Every autumn, central Pennsylvania echoes with the roar of tens of thousands of fans cheering on the Nittany Lions of Penn State University. Boasting a history replete with All-Americans, bowl game triumphs, and memorable moments, Penn State football stands apart as one of the most storied programs in all of collegiate sports.
Penn State's football program originated in the late 1880s, just as the young sport was taking shape on sandlots and fields across the nation. The team from State College, Pennsylvania, debuted with a perfect record in 1887—two wins and no losses in a home-and-away series with in-state rival Bucknell. From there, Penn State grew to establish itself as a dominant football powerhouse.
In Penn State Football: The Complete Illustrated History, authors Barry Wilner and Ken Rappoport explore the early years of Nittany Lions fortunes and misfortunes on the gridiron and its emergence as a national power in the 1940s and 1950s. The legacy of Penn State football took its most significant turn in 1966, when a 39-year-old assistant coach named Joseph Vincent Paterno took the reins as head coach—a position JoePa has held for forty-two years and counting.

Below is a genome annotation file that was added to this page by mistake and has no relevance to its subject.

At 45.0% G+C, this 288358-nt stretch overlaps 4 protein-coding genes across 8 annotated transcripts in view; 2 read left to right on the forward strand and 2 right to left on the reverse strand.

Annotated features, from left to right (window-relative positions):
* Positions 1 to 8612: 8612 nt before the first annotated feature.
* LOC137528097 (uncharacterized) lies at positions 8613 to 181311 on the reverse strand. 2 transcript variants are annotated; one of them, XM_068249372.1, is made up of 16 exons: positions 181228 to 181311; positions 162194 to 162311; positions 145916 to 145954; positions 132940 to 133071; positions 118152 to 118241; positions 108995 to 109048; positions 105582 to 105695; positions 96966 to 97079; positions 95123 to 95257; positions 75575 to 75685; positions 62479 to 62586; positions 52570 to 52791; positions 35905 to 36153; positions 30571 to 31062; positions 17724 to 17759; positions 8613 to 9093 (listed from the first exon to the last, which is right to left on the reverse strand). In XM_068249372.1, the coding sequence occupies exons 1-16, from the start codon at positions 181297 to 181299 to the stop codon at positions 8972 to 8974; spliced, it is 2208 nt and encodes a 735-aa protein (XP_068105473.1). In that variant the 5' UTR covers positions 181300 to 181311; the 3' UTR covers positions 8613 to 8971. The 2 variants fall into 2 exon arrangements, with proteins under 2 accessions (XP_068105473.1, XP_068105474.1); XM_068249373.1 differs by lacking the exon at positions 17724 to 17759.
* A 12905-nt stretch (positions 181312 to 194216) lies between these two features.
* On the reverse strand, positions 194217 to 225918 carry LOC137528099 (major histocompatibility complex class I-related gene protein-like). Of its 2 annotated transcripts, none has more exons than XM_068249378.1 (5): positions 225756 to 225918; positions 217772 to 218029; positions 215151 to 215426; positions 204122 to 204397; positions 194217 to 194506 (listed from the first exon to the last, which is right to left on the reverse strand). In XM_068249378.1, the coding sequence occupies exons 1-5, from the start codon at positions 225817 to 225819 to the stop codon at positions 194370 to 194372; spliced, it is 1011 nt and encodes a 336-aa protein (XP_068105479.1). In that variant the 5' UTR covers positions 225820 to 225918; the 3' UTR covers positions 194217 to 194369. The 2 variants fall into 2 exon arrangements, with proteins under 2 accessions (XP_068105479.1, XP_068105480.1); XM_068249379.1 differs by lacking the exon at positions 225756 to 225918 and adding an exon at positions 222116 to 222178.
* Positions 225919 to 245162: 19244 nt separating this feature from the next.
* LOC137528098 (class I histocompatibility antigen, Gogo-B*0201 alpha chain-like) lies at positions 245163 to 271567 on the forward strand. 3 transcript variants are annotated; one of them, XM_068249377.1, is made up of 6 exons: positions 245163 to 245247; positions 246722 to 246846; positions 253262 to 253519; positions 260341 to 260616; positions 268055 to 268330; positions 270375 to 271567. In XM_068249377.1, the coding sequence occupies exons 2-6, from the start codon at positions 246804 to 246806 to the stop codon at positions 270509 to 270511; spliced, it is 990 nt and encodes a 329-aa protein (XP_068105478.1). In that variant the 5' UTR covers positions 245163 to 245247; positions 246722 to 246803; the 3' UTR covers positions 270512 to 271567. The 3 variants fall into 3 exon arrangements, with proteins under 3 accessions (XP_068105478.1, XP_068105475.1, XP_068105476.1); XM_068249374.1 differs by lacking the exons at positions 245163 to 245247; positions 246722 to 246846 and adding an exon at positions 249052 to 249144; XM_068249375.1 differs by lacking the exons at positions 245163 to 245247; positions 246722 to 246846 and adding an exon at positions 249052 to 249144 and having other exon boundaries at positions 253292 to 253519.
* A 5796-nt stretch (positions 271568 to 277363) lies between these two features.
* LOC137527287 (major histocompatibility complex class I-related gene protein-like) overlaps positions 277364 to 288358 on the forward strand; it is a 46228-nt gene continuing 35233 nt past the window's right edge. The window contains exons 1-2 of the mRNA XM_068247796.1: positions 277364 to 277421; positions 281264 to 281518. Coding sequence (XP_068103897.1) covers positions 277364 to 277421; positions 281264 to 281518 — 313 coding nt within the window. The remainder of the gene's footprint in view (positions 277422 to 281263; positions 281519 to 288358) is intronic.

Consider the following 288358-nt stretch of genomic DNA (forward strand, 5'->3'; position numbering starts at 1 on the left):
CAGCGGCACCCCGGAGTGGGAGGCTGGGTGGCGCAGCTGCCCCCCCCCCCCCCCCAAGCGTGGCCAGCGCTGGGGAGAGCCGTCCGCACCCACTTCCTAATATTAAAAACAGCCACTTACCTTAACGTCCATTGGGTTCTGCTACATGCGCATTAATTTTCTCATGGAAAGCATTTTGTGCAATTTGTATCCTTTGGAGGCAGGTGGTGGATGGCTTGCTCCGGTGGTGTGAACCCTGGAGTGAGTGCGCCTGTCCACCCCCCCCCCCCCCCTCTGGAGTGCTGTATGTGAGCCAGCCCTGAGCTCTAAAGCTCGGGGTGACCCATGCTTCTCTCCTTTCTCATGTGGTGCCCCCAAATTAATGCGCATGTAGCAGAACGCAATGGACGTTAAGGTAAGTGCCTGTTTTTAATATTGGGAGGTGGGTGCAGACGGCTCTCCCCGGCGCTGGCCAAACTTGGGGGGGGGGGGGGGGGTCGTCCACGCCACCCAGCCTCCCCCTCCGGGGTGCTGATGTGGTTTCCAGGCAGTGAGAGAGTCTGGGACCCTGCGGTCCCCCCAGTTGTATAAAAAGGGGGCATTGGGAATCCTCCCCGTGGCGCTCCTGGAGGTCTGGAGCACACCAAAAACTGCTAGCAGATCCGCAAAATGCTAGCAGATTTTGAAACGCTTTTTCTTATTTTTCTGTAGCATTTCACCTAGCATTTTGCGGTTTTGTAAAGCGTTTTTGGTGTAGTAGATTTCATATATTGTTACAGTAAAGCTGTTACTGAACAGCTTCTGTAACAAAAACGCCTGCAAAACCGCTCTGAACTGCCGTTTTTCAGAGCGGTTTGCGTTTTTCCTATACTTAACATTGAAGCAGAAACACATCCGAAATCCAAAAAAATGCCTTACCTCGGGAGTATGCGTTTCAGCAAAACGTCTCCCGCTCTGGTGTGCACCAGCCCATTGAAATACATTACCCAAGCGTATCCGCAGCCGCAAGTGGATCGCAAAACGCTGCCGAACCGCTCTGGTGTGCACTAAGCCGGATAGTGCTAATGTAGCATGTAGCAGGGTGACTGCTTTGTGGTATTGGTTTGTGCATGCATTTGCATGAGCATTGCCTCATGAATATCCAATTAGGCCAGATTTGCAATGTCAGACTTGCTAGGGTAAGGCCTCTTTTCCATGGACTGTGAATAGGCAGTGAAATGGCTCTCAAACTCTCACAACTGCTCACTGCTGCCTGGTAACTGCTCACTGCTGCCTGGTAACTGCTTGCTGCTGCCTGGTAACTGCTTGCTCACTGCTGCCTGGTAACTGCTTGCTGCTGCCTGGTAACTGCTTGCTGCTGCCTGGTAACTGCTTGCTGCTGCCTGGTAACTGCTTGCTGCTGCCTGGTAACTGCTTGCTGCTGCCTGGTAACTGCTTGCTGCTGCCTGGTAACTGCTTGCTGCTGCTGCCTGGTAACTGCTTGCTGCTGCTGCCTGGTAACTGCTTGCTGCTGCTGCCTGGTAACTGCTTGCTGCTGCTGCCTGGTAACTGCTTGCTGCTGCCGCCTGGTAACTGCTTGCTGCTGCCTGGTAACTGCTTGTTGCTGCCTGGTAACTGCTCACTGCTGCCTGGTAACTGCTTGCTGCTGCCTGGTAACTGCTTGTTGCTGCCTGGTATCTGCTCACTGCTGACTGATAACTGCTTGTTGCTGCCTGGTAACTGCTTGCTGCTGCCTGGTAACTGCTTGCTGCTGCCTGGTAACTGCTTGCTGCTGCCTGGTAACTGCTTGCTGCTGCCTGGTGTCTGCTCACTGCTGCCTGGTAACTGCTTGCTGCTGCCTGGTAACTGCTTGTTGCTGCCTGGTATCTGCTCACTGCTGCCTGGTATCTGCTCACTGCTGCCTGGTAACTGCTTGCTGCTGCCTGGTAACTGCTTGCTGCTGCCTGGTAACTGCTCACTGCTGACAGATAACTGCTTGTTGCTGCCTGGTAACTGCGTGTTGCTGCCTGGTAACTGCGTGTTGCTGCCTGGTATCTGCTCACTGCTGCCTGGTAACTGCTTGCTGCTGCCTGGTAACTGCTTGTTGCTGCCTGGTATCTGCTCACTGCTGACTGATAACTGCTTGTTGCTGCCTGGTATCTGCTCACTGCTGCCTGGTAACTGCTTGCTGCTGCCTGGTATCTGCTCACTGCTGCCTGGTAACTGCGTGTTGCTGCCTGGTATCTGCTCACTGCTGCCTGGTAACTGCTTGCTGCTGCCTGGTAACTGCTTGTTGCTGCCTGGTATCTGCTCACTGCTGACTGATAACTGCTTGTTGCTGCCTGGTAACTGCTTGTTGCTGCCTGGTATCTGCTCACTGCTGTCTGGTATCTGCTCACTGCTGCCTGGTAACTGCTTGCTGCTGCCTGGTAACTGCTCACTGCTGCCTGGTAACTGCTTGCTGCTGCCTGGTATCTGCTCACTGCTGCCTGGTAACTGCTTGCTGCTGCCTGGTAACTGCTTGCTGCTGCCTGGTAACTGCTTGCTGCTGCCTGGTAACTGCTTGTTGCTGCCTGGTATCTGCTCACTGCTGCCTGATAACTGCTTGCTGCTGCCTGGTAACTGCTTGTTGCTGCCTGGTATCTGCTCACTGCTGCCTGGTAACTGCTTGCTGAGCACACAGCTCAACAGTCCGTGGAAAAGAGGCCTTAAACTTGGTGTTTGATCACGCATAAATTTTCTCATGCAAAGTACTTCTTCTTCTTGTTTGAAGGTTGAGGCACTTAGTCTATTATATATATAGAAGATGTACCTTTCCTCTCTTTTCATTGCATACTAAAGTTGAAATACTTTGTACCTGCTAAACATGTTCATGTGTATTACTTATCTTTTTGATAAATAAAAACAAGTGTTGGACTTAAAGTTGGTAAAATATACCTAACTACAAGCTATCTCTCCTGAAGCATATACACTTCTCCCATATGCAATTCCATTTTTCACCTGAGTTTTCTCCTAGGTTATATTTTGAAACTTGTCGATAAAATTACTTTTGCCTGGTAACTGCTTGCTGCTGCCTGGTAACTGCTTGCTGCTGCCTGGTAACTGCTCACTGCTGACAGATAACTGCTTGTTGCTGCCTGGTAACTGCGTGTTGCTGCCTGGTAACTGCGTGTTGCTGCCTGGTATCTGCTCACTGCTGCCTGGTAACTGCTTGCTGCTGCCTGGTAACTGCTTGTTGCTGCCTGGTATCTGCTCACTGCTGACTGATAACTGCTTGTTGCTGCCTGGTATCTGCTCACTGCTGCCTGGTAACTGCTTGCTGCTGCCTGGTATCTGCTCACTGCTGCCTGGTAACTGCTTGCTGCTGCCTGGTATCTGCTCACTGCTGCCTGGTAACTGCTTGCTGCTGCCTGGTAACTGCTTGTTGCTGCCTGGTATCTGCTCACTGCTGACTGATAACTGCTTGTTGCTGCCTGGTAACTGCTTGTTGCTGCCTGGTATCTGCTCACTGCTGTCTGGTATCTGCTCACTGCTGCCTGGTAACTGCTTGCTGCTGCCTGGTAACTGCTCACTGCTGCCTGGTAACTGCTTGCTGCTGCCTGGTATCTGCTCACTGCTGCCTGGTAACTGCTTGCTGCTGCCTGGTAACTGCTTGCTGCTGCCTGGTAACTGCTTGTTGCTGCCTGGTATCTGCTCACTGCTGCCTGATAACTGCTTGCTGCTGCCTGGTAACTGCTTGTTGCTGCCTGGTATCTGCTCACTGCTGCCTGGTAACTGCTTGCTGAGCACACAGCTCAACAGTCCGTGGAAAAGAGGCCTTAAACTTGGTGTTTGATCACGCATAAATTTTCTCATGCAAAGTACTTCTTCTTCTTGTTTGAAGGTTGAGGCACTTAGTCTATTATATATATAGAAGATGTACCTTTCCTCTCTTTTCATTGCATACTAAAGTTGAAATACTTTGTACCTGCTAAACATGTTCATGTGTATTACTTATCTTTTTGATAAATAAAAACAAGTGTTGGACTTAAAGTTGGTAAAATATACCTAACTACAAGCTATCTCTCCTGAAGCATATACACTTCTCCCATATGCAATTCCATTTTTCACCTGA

Despite three perfect seasons and fourteen bowl appearances in fifteen years, a national championship eluded Paterno until the 1980s, when the Lions captured two titles in five years. The decision to join the Big Ten in 1993 catapulted Penn State to a new level of prominence, and the school quickly established itself by winning the conference crown and a Rose Bowl victory in its second season in the league.
After nearly half a century on the job, Paterno has won more college football games than any other Division I coach in history. He is the embodiment of Penn State football and an icon of the sport. And through it all, JoePa has helped rally the Nittany Nation to come out by the tens of thousands to cheer on the team in the historic confines of Beaver Stadium.